There’s a good reason hackers are constantly targeting Yuga Labs, as its Bored Ape Yacht Club collection has become an established platform garnering thousands of users on a regular basis. Ari Redbord, Head of Legal Affairs for Blockchain intelligence company TRM Labs, said it’s “not a surprise” that Yuga Labs was victimized given its comprehensive NFT collection, the majority of which have been traded for upwards of hundreds of thousands of dollars worth of cryptocurrency (via Yahoo). That said, Redbord urged users to be extra cautious and to report such scams as these operations are now “becoming more and more organized.”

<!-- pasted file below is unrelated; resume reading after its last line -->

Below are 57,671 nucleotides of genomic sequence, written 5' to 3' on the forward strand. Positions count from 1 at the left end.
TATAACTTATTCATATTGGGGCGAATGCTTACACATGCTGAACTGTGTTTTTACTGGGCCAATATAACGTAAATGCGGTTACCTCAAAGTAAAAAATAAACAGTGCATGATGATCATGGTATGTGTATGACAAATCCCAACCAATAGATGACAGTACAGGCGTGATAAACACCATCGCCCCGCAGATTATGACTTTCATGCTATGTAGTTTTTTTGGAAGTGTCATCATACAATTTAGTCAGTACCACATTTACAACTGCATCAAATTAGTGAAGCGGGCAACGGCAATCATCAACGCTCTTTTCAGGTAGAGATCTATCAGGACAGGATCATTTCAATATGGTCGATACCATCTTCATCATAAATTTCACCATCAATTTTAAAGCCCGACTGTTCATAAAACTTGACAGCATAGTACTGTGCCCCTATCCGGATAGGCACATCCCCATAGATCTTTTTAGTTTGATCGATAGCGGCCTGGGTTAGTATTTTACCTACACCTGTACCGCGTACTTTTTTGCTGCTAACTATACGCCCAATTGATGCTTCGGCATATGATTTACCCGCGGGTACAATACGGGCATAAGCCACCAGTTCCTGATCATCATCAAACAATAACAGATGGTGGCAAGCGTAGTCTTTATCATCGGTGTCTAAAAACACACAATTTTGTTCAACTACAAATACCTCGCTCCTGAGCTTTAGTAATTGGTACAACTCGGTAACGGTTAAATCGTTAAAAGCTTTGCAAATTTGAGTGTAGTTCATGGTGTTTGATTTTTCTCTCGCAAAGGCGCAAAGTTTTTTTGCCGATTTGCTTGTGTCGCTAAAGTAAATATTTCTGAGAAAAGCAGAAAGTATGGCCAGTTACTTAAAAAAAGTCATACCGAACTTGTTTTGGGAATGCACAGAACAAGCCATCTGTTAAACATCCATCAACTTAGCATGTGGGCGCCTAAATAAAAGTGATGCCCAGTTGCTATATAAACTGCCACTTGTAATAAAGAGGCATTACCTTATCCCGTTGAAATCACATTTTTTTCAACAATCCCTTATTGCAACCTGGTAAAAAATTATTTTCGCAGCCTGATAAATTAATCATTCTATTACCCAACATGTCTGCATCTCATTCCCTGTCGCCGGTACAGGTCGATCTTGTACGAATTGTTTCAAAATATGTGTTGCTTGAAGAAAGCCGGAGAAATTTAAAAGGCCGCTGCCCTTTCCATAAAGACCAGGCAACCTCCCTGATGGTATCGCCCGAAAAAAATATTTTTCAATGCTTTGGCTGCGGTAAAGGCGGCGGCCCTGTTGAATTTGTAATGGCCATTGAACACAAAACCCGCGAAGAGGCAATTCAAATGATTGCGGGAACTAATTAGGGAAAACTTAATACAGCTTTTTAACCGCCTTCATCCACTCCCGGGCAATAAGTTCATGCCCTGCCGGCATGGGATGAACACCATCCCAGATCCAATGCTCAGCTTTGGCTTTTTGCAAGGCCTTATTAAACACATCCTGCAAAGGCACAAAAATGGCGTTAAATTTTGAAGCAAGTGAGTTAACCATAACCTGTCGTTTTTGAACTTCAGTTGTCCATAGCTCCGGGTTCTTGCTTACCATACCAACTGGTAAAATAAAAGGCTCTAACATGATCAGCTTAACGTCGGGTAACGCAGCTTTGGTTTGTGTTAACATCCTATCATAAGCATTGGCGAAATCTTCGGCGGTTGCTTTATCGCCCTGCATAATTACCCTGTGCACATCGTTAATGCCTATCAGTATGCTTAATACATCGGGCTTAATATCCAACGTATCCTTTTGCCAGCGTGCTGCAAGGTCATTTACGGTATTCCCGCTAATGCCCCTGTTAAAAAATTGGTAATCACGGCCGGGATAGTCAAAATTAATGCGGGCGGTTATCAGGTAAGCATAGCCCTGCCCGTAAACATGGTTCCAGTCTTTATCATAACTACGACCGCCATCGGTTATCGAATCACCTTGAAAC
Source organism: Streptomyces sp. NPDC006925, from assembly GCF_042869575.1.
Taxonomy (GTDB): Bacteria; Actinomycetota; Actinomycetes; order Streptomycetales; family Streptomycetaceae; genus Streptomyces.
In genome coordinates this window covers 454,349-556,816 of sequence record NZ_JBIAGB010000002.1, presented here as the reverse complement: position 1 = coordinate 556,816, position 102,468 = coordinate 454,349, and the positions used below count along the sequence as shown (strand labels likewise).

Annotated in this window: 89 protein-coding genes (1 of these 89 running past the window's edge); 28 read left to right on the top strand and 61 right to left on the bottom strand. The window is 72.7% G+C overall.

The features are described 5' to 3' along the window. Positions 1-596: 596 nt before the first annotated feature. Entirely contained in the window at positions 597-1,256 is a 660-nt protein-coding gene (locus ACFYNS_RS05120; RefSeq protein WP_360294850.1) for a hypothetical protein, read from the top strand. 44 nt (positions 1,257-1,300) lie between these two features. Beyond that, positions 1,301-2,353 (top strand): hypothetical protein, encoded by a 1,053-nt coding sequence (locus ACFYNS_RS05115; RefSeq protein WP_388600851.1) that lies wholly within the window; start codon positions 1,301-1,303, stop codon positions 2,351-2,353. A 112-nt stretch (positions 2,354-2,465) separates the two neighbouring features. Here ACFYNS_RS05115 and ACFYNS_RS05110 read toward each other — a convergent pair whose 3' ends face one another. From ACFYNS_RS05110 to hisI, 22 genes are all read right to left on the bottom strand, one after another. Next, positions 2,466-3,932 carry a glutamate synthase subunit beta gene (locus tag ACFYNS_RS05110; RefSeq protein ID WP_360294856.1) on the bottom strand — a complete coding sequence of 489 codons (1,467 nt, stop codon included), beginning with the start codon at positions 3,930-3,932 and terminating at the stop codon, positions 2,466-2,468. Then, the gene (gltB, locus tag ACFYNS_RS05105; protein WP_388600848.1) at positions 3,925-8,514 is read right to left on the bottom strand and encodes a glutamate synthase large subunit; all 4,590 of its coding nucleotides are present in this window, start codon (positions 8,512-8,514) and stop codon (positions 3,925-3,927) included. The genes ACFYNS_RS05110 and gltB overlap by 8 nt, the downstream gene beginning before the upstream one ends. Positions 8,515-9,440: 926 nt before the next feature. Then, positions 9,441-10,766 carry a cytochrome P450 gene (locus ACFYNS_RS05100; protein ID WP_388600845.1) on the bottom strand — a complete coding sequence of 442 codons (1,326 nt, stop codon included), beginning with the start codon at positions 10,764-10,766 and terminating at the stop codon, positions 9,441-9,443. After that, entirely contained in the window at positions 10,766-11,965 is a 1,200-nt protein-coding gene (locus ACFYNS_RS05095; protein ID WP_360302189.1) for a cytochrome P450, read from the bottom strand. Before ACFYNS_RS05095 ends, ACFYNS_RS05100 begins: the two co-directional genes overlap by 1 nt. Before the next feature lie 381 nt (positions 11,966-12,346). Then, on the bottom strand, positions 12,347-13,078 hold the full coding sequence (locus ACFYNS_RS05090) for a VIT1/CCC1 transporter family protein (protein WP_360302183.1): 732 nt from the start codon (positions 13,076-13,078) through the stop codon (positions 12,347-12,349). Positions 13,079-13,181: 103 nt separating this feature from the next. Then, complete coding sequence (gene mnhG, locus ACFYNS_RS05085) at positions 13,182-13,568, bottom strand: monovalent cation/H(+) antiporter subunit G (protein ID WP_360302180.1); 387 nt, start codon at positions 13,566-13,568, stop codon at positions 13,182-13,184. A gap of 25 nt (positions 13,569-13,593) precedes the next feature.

TRM Labs highlighted the various phases that may take place in NFT phishing scams, which can come in various forms. This includes emails, DMs in Discord or similar messaging platforms, ads in virtual wallets, and even impersonated staff of NFT exchange platforms. Hackers pressure victims to act fast by luring them with valuable NFTs that turn out to be non-existent. Afterward, attackers then utilize a bait-and-switch contract, which lets victims sign a fake contract that tricks them into thinking their gaining ownership of the so-called NFT, in order to gain access to their wallets.